This year, one of my big goals for myself has been to put myself out there more — even though the thought of doing so gives me anxiety. For the first year-and-a-half that I lived in New York, I was pretty much a hermit. Granted, my hibernating ways were primarily a result of me figuring out how to survive while being extremely broke in one of the hardest places to “make it.” Resultingly, I didn’t go out pretty much ever. I just worked all of the time, and it started sucking me dry because all work and no play makes Nailah go cray-cray.
Fast-forward to now, and I’m honestly still struggling to be intentional about putting myself out there more. It’s difficult because I experience feelings of guilt and anxiety when I’m out and about doing anything other than working. So, in attempting to address these feelings, I’ve begun to really think through why I feel the way I do when I take time for myself. I go back and forth between thoughts of “do it now before you never have a chance to do it again,” and “the time you’re spending here could be spent in a more productive manner.” How do I balance wanting to travel more, with having so much more to work on and learn? Then the lightbulb above my head clicked on. It shed light on the discovery that…
“…the act of “putting yourself out there” is essentially what you make of it.”
(insert mind blown emoji here). Yea, blew my mind too. And it’s true, the act of putting yourself out there means something different for everyone and that’s ok.
It could be the pressure of social media where it seems like everyone these days is living their best lives traveling and having time for regular self-care routines, or the pressure to have everything figured out by the ripe age of 30, but I was just reminded that getting to that level takes time. It’s a teetering balancing act that takes time to become level. And to get things more level you might have to make some sacrifices here and there. You might have to miss that party or that networking event and leave “putting yourself out there” to working from a different coffee shop every week for a few months. And guess what, THAT’S FINE!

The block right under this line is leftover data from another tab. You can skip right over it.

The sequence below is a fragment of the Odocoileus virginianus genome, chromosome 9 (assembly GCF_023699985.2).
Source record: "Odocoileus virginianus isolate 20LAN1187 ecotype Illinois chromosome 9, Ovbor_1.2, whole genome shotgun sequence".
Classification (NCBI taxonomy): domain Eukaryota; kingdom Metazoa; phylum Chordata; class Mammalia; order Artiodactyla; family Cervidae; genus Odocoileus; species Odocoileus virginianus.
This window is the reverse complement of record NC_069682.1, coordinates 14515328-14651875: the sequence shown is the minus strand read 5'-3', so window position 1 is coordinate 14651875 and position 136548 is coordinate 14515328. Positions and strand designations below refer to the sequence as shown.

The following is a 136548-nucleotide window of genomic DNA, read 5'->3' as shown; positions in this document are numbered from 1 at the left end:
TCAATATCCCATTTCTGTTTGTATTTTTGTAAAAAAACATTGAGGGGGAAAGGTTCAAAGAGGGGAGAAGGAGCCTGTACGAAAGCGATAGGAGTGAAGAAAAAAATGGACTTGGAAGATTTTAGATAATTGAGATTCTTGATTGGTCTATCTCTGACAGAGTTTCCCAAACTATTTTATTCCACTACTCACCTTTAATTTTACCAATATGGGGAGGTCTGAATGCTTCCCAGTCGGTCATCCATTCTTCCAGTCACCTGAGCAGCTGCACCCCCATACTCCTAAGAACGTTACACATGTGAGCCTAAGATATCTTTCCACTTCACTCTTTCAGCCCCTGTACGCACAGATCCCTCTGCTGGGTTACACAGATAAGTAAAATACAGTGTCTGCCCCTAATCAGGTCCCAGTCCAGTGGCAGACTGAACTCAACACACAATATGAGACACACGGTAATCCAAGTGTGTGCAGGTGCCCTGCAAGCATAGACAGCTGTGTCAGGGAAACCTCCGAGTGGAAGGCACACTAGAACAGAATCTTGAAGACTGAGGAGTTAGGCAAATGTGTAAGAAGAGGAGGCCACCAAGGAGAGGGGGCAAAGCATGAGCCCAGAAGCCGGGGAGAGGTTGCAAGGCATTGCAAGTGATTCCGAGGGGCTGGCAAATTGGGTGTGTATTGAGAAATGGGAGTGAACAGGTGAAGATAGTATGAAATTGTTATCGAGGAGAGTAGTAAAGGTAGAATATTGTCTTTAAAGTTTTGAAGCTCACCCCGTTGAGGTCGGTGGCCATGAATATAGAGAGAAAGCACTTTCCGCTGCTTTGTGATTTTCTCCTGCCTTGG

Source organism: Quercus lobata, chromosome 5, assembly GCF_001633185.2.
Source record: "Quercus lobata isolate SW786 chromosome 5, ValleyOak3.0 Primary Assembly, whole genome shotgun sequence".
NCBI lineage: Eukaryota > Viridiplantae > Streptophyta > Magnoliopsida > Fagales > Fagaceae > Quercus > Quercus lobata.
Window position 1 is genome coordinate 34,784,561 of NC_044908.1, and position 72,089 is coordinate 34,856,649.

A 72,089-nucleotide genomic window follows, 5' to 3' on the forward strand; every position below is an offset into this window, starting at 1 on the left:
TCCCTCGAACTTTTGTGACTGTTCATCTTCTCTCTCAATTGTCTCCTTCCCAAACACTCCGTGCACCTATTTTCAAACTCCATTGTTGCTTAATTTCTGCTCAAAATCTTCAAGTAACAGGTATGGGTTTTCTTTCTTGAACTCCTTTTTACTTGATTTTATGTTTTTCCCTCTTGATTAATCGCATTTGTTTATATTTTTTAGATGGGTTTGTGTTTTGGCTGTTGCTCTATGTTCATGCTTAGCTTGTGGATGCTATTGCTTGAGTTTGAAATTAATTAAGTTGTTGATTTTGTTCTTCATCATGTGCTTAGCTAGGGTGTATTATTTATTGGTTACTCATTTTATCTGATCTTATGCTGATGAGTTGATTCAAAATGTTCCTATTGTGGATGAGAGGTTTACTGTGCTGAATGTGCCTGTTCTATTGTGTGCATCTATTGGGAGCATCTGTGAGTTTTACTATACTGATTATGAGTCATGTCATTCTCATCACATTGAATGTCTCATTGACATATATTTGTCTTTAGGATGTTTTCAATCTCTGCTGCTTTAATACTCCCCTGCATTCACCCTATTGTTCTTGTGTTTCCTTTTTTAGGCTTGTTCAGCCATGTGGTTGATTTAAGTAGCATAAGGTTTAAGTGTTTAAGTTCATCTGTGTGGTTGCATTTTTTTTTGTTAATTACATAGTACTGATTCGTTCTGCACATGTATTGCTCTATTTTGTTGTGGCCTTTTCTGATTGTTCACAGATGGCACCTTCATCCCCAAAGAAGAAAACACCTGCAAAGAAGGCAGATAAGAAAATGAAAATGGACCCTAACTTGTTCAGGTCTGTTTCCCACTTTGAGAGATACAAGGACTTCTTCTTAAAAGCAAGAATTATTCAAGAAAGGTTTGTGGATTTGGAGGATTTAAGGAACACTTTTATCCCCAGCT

I have to acknowledge and accept the fact that I HAVE to put in a lot of work at this point in my journey and career to get to where I want to be. I have to come to terms with that meaning I’ll have to sacrifice time with friends and family sometimes to reach my goals. FOMO is real, but you stand to miss more overall if you’re stretching yourself too thin trying to be everything and everywhere at once.
So, what triggered this episode?
I was working out of one of my favorite coffee shops in Harlem last week and noticed a couple of guys editing photos. After I was done with my work, I walked over to them and introduced myself and we started chatting. Turns out that I already followed one of the photographers, Mark Clennon met an amazing up-and-coming photographer, Steven Jermaine, and in a New York minute, Mark and I had a shoot set-up the next day.
And these shots are what came of it:
BTW, I’ve been sporting these faux bangs ever since lol.
But look, I didn’t go to a networking event or a fancy party, I simply introduced myself and a lot of the time, that’s all it takes. It was a nice reminder that I’m on the right path and I have to somehow keep reminding myself that I’m not missing THAT much, and I’m moving along just fine. Don’t get me wrong, if I have an opportunity to travel, I will and I’m working to fit in a regular self-care routine lol.
Do you guys experience these feelings? How have you dealt with it?